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On Sale in the Nutting Hall Lobby this week: Hours: Monday: 1-3 Tuesday: 9-2 Thursday: 9-12. $20 for 2004-2005 Edition $10 for last years 100 th Anniversary Edition.

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get your copy of the maine forester

On Sale in the Nutting Hall Lobby this week:

Hours: Monday: 1-3 Tuesday: 9-2 Thursday: 9-12

$20 for 2004-2005 Edition$10 for last years 100th Anniversary Edition

Order Forms Available at:www.forestresources., and submit forms to Cindy or Dolores in the Forest Management office.

Or contact:

Hugh Violette or Maggie Burke

Get your copy of The Maine Forester!!!
eastern hemlock and hemlock woolly adelgid

Eastern Hemlock and Hemlock Woolly Adelgid

Rob Sproule

FES 615

April 19, 2004

Updated by W.H. Livingston, 2005

management objectives
Management Objectives
  • Tsuga canadensis (L.) Carr)
  • Component of naturally regenerated stands
  • Ornamental plantings
ecological significance of eastern hemlock
Ecological Significance of Eastern Hemlock
  • Long lived, late successional climax trees
    • 250 to 300 years to reach maturity.
    • May live for 800 years or more.
  • Provides critical wintering habitat
    • Moose
    • White tailed deer
    • Ruffed grouse
    • Turkey
    • Songbirds
economic significance of hemlock
Economic Significance of Hemlock
  • Poor wood characteristcs – ring shake
  • Never had high economic demand
  • Used in
    • Low grade products, such as pallets
    • Beams
    • Pulp
    • Bark used for landscaping mulch.
ornamental significance
Ornamental Significance
  • Good foliage color
  • Adaptable to shearing
  • Relative freedom from native insects and disease.
eastern hemlock range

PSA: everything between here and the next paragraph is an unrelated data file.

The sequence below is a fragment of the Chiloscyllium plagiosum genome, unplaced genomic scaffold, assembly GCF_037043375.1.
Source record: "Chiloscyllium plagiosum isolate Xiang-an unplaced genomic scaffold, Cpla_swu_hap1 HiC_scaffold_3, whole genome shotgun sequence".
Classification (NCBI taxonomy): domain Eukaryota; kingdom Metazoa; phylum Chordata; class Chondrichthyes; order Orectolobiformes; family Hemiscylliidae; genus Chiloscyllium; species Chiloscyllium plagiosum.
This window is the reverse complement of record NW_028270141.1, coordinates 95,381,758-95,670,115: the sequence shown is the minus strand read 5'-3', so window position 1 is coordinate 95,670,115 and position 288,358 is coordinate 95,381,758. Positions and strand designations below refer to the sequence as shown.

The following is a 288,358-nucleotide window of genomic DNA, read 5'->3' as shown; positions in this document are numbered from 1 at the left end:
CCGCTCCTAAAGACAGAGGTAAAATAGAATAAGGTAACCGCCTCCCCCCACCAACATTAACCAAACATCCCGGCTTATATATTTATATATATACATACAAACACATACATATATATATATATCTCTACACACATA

Eastern Hemlock Range
  • Eastern Hemlock grows best in a cool humid climate that has adequate moisture in all seasons.
  • Avg temps 10°F in winter to 60°F in summer
  • Average precipitation around 29”
  • The soils for eastern hemlock are not specific
    • Moist to very moist
    • Good drainage
    • Highly acidic
hemlock woolly adelgid hwa
Hemlock Woolly Adelgid (HWA)
  • Adelgid tsugae Annand
  • Native to China and Japan
    • Harmless inhabitant
    • Common on forest and ornamental hemlock and spruce
  • HWA occasionally attains high densities in Japan,
    • Only on ornamental trees grown on very poor sites.
    • Not significantly injured
    • Hemlocks have evolved resistance to the insect
    • Arthropods predators help minimize HWA populations
tree symptoms
Tree Symptoms
  • Needles on infested branches desiccate
    • grayish-green
    • drop from the tree
  • Most buds are also killed
    • little new growth.
  • Dieback of major limbs occurs within two years
  • Trees die in four years or persist in weakened state
  • Adult is about the size of a period on a printed page
  • Dry, white woolly substance on the twigs
    • Associated with egg masses
    • Resembles the tip of a cotton swab, although somewhat smaller
    • Found at the base of the needles